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Woman of the Week: Cheryl Hickman

Cheryl Hickman is the founder and general and artistic director of Opera on the Avalon, a company in Newfoundland that showcases traditional opera and musical theatre. The company is dedicated to promoting work by female artists and empowering them through mentorship programs and gender parity policies.

A singer herself, Hickman was inspired to create Opera on the Avalon after being mentored herself. She has performed with some of the most prominent operatic companies in North America and Europe, including the New York City Opera, Vancouver Opera, Calgary Opera, Pacific Opera Victoria, Manitoba Opera, Canadian Opera Company, Florida Grand Opera, and Opera Français. When she speaks, she does so with passion and poetry. She wants Opera to adapt to the times, employing more women and engaging more youth.

In 2017, Hickman was appointed to the Canada Council for the Arts and is the chair of the Governance Committee. Women’s Post spoke with Hickman over the phone about the future of Opera, how to keep a community engaged in such a traditional art form, and the potential of women in positions of power.

Question: Did you always have a passion for music? When did you first discover opera?

Answer: I discovered it at quite a young age. My mom tells me I sang before I spoke. I was a child of the 70s. I still remember terrible 70s lyrics that should be out of my head, but alas, it’s not. My first memory is singing in a Kindergarden production in Newfoundland.

Were you able to get a job as a singer right after graduation or was there a delay? 

I did an undergrad at the University of Toronto and graduate work at The Juilliard School. Literally one of my mentors called New York City Opera – across the square. I walked out of my masters program to a job. But again, that was a mentor who believed in me and picked up the phone. I didn’t realize how lucky I was at the time. 

Why did you found Opera on the Avalon? 

The reason why I started Opera on the Avalon was because of Diana Leblanc at the Canadian Opera Company.  I was in the ensemble and as a young performer you didn’t really see a lot of women. It’s a very male dominated world. She was the first female director I worked with. I think it made such an impact in terms of how she worked. It was a revelation. It was such a rewarding and creatively and artistically and emotionally satisfying experience. I realized later I was trying to re-create that experience in my whole professional life.

I started also, because in my genre, there is little opportunity for women. There are very few artistic directors, heads of companies, producers, and little opportunity in the higher levels.  If you aren’t going to invite me to the party I’ll start my own. The company has evolved.

Power balance will only change if you act on it. And so, in the East coast or in Canada we are the only company that insists on gender parity. We hire people from diverse backgrounds. We also insist on parity in all hiring.

Why is it so important to insist on gender parity in the arts?

It’s so topical now. As a young singer, [opera] was a school of “if it doesn’t kill you it makes you stronger”. There was a lot of sexism and misogyny. It was an unconscious bias people aren’t aware of. It’s only when you are aware of the fact that people of power are all men, you don’t realize how much that impacts you. 

How do you deal with it? You don’t deal with it. You realize what the rules are. The person who gets fired isn’t going to be the abused. You learn very quickly that in the arts talent forgives all. Success is a motivator for people to look beyond someone’s faults and sometimes the faults are quite large and harmful to other artists. You want to work – if you complain you won’t work. You put your game face on.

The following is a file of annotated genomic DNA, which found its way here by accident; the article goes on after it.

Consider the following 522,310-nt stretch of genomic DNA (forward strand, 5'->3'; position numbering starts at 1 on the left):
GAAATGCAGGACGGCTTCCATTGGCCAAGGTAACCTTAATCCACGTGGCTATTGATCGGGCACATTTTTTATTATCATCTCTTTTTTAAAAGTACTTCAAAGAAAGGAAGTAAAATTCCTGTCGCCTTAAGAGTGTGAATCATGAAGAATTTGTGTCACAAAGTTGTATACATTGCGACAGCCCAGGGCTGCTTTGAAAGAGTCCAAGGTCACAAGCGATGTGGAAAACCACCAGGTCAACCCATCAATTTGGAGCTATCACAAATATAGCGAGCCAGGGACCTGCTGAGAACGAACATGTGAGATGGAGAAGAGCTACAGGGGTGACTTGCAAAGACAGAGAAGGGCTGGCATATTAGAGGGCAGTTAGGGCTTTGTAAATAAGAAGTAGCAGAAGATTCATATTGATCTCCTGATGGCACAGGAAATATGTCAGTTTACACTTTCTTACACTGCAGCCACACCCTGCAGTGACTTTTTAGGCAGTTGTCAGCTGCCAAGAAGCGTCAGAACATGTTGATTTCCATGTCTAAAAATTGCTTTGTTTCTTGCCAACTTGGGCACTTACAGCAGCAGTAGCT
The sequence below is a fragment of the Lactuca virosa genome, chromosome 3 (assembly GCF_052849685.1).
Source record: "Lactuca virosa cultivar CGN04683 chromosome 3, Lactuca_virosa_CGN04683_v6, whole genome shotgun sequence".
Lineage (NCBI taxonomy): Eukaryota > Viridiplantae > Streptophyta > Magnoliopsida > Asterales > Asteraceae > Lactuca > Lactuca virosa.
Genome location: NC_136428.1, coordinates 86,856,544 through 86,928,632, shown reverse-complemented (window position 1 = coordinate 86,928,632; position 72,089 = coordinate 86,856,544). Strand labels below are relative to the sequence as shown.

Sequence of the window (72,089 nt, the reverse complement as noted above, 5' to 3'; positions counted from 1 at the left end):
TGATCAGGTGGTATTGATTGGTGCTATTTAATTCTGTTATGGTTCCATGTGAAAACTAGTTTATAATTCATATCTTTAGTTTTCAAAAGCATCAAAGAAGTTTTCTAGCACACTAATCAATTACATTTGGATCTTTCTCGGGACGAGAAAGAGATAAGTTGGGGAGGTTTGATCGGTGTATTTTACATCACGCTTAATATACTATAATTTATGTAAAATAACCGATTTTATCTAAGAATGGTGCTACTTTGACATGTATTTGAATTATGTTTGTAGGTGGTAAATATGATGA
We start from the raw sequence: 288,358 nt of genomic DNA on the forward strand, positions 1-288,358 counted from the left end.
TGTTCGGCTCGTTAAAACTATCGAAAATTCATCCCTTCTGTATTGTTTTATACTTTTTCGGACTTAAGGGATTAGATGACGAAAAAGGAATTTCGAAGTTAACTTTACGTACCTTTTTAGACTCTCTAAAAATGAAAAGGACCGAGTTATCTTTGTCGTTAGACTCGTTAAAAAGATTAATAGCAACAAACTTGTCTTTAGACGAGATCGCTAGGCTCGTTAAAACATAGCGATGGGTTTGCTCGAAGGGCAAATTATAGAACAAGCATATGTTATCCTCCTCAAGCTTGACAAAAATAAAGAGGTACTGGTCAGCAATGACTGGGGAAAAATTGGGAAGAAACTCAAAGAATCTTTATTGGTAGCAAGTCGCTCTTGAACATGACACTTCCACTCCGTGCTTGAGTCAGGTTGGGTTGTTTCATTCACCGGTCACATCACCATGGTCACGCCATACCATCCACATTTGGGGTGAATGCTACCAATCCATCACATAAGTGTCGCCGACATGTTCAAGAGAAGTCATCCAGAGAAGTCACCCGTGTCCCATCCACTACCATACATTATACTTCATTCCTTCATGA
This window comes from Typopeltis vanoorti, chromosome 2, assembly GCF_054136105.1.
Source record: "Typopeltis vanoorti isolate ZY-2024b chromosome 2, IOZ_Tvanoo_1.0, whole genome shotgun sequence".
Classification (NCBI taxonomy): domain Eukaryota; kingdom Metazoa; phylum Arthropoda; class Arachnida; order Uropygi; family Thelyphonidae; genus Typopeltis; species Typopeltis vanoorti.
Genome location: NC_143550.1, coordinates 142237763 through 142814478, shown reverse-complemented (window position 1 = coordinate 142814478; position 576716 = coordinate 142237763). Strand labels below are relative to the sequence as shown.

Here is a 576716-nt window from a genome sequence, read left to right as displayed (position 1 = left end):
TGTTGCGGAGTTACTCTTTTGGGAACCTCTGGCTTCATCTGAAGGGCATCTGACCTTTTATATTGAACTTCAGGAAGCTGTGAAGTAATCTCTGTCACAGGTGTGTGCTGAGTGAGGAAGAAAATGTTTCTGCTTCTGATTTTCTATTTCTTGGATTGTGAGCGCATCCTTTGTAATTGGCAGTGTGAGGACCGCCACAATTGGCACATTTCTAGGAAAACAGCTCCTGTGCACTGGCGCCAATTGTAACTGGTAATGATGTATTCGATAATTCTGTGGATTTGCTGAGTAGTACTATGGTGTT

What is making Opera on the Avalon such a success?

We embrace artistic risk. What interests me is that we are bringing a quality, high callibre to widest audience possible – especially attracting younger generations because that’s the audience we are building. If we are going to attract wider audiences we need to widen the stories we are telling. We can’t allow stories we tell to be only those of dead white men.

I think one of the things we do is you have to reflect the lives of the community you live in back on the stage. We did a new show “Ours” [about] WWI battle that has a tremendous impact on Newfoundland and Labrador. We are doing an opera called ”As One”, focusing on the transgender [identity] and young people finding out who they are and discovering at a young age who you are as a person.

Do you believe in mentorship? What do you do to help young women?

I mentor through a couple of programs, university programs, and through Opera on the Avalon. We mentor young conductors. The number of female conductors in Opera in this country is shameful, so we are working to change that. I often think there is an unconscious bias – men hire men. That happens with mentorship and encouragement. It is really difficult for set designers, conductors, and directors if they don’t see women in power doing those things. You have to have guidance from somebody that has that lived experience and can also speak about the difficulties and challenges, and encourage you every step of the way. I was mentored by some pretty amazing women and we have to lift each other up. 

Any final thoughts?

I guess what’s interesting, or what’s important is that for too long we have been afraid, as women, to speak up because it’s fear of embarrassment or retribution or contempt. And I think now is the time [to speak]. In the last couple of weeks you’ve seen how that is changing. Someone said to me that a young man got hired for something and someone said he was a boy wonder. The female equivalent is bitch and for me, that’s true. As women, we owe it to the next generation to speak up without fear of retribution. It is incumbent on us.